To this petition of the attaching creditors separate answers were interposed by Catharine Schwartz, John H. Hellman, Frant B. Kent, and the German-American Bank, the four mortgages, wherein each defendant set up his mortgage and notes; and, as these answers also set up certain affirmative facts which could not be met by replication, the petitioners, under leave of the court, filed an amended bill in equity, to which not only Schwartz and the four mortgagees were made parties, but a large number of other attaching creditors, whose interests plaintiffs averred to be inferior and subject to their own liens. Answers were filed to this bill by John H. Schwartz and the four mortgagees. Several of the other attaching creditors also interposed by answer and cross-bill. One Katie Kraft also intervened, setting up [15 S.Ct. 238] a promissory note for $5,000 and claiming the benefit of a mortgage not only upon the stock of goods at Fort Madison, but upon another stock at Chariton, Iowa. A supplemental bill was also filed setting up judgments obtained by the plaintiffs in the actions at law in favor of Samuel C. Davis & Co. in the sum of $14,358.20, and in favor of E. S. Jaffray & Co. in the sum of $6,168.07. Subsequently another amended bill was filed alleging that Catharine Schwartz and Frank B. Kent had caused to be inserted in their respective mortgages a large amount of property owned by Schwartz in Chariton, which property they had seized and converted to their own use. The prayer of the bill was that the mortgagees be required to account for and pay into court the value of the property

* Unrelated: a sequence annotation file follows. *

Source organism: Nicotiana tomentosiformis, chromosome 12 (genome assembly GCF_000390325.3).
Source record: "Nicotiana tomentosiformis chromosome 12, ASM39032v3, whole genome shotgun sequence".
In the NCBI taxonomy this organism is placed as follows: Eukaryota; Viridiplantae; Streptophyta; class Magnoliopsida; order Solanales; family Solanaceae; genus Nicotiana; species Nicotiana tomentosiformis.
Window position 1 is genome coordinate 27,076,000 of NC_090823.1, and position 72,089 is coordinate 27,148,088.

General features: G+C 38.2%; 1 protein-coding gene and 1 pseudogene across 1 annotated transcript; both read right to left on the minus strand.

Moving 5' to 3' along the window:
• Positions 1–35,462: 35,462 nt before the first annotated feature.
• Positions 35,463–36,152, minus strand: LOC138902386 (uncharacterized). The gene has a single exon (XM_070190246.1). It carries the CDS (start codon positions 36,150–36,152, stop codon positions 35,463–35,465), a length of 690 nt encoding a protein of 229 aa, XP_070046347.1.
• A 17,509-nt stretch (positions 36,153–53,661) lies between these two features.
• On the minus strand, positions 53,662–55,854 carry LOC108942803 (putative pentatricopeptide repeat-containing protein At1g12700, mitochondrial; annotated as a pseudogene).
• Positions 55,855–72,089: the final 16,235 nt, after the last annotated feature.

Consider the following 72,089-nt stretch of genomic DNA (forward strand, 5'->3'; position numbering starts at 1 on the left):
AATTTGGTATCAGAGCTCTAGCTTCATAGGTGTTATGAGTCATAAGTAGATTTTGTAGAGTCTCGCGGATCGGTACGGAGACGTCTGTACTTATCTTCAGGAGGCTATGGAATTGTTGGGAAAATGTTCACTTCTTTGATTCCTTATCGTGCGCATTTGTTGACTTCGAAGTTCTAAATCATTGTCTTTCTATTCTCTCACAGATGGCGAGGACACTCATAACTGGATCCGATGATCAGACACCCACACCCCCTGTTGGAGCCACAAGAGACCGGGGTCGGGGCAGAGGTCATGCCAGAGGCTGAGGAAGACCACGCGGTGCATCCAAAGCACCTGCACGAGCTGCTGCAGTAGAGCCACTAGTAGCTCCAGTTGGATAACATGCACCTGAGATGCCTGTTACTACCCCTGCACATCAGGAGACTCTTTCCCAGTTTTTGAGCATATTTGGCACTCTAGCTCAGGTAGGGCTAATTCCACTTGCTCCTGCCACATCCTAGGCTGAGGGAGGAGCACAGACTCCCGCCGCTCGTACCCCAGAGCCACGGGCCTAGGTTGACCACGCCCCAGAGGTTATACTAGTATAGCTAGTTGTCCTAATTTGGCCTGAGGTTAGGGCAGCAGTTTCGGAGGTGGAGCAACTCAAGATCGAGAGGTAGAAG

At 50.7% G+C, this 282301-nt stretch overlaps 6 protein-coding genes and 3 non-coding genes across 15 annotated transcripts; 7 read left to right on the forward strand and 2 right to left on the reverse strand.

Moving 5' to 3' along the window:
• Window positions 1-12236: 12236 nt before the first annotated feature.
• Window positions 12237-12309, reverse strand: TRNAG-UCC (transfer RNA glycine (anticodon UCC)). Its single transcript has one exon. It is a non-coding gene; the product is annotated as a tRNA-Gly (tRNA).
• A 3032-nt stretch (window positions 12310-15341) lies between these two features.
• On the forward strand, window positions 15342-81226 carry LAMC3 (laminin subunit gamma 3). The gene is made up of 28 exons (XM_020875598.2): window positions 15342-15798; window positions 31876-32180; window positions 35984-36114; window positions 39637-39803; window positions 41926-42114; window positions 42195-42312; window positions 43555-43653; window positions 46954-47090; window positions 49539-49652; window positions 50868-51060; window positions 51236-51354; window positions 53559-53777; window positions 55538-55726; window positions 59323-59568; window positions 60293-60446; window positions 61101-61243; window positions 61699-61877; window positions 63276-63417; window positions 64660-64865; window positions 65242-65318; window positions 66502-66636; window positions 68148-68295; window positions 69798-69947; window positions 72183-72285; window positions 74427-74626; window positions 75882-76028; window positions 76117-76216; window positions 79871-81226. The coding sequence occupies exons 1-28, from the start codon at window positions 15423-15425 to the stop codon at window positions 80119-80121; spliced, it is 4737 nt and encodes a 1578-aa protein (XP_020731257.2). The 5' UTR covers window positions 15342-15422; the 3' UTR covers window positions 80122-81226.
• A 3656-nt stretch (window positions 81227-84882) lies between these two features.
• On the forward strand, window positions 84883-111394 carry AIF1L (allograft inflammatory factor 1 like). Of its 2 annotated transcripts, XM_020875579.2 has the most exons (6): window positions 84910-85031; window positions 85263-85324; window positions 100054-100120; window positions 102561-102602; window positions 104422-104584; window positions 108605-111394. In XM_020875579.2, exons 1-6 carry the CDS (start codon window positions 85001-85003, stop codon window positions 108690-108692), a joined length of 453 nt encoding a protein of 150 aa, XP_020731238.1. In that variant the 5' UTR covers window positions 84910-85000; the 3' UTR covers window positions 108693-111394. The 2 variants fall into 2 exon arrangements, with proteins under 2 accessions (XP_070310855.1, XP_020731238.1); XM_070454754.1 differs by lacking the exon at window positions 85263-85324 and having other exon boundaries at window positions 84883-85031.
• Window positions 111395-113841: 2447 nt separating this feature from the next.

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so seized and converted and that it be distributed under the order of the court.

It appeared that this Chariton stock was sold out by the mortgagees, and the proceeds, amounting to some $7,000, placed in the German-American Bank. Of this amount $4,075 was paid over to Catharine Schwartz, and a certificate of deposit for the sum of $2,500 delivered to the bank for the use of Kent.

A large amount of testimony was taken, and finally on January 16, 1889, the case was referred, by consent of parties, to a master "to hear said causes and report to this court his findings of facts and conclusions of law."

The following is a summary of the most important facts: John H. Schwartz, a citizen of Iowa, residing at Fort Madison, had for some years been a retail dry goods and clothing merchant, carrying on his principal business at Fort Madison, with an estimated stock of about $100,000, and with a branch store at Chariton, estimated at about $16,000, and another at Dallas City, Illinois, estimated at $17,000. In addition to this, he owned real estate in Fort Madison valued at $17,000, together with notes and accounts, stock in a ferry company and in a building association, the value of which was somewhat uncertain. There were a mortgage and mechanics' liens upon the real estate to the amount of about $13,000, under which the property was sold, and the values therein involved figure only indirectly in this controversy.